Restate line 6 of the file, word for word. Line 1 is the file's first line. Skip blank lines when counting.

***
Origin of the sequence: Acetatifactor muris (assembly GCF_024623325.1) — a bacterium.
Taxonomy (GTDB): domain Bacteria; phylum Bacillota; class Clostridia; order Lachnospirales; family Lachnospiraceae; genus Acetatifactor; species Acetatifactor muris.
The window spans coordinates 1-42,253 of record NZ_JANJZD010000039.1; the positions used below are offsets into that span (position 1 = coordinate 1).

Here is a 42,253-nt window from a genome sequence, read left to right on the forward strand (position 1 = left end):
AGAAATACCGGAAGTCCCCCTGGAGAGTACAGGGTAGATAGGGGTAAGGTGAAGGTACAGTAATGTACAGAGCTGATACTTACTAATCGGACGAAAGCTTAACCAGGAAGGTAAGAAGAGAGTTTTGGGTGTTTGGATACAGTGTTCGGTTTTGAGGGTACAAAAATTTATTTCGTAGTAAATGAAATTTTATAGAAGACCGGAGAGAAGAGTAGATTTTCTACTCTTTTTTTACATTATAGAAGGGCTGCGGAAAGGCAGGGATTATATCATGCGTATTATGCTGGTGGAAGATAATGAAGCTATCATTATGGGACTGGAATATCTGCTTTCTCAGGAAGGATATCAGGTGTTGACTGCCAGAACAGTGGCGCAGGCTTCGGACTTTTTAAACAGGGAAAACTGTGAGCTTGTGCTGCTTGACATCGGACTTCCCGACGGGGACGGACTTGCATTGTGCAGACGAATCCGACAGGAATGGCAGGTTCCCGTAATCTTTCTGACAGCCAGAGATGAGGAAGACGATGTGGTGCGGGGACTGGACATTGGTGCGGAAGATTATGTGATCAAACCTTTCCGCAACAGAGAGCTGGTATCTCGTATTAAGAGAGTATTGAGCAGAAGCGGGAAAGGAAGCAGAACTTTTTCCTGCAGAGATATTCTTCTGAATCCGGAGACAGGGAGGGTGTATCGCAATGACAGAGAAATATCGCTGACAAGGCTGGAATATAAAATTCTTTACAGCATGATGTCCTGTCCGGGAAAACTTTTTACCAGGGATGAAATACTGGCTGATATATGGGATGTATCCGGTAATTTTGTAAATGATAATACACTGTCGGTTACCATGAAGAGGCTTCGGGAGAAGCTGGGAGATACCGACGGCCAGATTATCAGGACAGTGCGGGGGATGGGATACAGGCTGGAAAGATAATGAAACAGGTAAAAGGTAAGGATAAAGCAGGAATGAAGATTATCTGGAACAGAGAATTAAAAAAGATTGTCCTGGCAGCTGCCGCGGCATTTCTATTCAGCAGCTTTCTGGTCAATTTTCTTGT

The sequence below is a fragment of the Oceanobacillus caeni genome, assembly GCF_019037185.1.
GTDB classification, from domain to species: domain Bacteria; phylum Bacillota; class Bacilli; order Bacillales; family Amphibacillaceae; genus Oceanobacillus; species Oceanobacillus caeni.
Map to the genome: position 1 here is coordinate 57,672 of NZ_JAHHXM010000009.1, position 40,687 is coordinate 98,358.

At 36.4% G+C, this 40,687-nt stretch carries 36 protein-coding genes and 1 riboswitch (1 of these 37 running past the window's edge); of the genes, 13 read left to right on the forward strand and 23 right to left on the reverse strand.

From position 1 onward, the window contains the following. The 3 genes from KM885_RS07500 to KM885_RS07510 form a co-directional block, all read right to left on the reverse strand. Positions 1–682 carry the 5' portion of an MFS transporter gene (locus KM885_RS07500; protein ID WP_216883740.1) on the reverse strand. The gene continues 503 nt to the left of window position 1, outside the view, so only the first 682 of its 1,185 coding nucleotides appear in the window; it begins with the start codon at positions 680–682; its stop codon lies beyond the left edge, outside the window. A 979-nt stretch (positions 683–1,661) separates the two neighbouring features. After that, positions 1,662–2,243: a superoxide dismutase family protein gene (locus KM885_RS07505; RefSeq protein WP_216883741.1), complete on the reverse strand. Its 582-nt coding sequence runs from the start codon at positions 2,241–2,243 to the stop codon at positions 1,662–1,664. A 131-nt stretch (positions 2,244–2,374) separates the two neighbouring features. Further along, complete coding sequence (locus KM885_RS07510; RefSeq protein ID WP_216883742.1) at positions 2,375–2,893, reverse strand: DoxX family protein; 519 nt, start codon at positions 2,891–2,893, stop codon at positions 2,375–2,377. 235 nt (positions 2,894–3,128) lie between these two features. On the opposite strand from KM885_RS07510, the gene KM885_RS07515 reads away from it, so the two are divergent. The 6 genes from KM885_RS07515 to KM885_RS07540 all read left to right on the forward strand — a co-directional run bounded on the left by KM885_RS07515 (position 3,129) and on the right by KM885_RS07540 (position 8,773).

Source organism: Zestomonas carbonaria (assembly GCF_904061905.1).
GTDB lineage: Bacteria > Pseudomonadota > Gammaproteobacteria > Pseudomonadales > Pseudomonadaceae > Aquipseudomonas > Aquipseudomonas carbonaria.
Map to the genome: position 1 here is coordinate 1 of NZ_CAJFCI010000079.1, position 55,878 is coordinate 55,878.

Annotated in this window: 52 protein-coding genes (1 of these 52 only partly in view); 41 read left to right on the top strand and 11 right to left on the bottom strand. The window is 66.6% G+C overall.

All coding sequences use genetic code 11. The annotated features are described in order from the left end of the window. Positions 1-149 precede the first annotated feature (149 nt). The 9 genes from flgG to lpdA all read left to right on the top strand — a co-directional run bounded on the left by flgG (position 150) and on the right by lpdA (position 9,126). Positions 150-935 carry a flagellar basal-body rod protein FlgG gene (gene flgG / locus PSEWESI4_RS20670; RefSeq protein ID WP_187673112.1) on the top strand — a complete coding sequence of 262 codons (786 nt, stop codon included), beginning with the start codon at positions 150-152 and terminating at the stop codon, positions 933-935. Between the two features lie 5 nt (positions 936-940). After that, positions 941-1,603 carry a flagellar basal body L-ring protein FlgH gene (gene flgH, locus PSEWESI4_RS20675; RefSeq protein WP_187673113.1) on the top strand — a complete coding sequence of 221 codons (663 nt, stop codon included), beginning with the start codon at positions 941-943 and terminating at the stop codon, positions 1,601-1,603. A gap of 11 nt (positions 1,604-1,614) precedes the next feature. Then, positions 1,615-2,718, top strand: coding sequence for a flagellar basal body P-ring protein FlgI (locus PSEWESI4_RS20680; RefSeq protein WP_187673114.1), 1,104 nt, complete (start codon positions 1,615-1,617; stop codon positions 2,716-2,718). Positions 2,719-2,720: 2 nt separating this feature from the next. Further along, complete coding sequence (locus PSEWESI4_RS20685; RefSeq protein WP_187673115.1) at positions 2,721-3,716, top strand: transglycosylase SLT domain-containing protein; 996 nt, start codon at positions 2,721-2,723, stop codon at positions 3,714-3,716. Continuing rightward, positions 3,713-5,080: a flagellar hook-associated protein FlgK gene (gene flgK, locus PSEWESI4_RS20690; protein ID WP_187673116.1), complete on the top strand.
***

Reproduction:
The sequence below is a fragment of the Oceanobacillus caeni genome, assembly GCF_019037185.1.